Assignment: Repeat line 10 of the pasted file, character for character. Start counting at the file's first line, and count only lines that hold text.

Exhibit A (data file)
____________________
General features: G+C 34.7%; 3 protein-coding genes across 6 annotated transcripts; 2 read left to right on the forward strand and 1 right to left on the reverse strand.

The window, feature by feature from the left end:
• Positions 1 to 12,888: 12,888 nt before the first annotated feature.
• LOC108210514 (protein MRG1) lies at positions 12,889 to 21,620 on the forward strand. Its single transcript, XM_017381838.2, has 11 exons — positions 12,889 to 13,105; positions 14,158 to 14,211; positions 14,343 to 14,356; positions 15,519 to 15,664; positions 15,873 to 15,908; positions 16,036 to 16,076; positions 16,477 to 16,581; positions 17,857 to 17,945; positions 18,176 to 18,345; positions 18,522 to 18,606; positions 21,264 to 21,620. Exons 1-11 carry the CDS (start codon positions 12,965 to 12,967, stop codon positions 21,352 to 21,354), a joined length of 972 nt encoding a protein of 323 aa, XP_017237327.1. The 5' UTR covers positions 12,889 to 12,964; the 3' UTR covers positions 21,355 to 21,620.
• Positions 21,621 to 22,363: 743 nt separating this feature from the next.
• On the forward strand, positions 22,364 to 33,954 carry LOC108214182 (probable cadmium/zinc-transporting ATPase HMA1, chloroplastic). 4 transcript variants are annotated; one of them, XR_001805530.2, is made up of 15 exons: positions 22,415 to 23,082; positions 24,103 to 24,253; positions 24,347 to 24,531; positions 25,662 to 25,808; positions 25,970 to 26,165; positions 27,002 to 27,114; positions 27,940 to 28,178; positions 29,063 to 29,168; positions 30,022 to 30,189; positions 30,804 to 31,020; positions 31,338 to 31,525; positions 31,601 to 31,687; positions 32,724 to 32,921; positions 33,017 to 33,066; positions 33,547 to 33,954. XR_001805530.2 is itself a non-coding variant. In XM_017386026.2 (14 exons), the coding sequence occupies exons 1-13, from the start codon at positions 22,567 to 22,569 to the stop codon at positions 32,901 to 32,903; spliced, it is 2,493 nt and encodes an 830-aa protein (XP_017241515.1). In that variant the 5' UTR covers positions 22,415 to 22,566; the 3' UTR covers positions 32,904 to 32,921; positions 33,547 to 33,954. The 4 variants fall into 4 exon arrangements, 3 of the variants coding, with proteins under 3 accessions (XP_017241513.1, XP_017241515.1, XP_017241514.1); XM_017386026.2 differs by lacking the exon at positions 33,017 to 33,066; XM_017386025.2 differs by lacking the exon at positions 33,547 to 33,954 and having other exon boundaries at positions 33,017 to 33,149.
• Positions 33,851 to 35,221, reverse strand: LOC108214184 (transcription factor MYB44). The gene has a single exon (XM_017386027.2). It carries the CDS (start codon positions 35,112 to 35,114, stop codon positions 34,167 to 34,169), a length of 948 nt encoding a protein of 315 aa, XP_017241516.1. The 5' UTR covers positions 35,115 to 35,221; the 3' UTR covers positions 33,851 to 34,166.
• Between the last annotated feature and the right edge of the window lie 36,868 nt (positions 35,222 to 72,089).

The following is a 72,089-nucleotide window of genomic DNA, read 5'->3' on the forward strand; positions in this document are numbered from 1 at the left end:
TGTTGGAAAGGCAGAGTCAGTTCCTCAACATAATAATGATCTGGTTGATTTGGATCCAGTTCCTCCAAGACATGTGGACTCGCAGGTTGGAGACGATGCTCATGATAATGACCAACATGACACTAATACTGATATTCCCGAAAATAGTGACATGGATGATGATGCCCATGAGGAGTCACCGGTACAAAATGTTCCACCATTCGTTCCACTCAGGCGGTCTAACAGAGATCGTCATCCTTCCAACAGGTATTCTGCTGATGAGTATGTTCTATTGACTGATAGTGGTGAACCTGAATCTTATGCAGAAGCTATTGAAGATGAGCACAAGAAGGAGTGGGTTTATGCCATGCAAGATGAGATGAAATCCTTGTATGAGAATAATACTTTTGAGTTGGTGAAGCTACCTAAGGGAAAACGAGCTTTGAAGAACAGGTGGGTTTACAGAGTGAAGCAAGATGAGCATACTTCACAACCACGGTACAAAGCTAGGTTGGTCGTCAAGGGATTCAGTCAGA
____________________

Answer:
TGTTGGAAAGGCAGAGTCAGTTCCTCAACATAATAATGATCTGGTTGATTTGGATCCAGTTCCTCCAAGACATGTGGACTCGCAGGTTGGAGACGATGCTCATGATAATGACCAACATGACACTAATACTGATATTCCCGAAAATAGTGACATGGATGATGATGCCCATGAGGAGTCACCGGTACAAAATGTTCCACCATTCGTTCCACTCAGGCGGTCTAACAGAGATCGTCATCCTTCCAACAGGTATTCTGCTGATGAGTATGTTCTATTGACTGATAGTGGTGAACCTGAATCTTATGCAGAAGCTATTGAAGATGAGCACAAGAAGGAGTGGGTTTATGCCATGCAAGATGAGATGAAATCCTTGTATGAGAATAATACTTTTGAGTTGGTGAAGCTACCTAAGGGAAAACGAGCTTTGAAGAACAGGTGGGTTTACAGAGTGAAGCAAGATGAGCATACTTCACAACCACGGTACAAAGCTAGGTTGGTCGTCAAGGGATTCAGTCAGA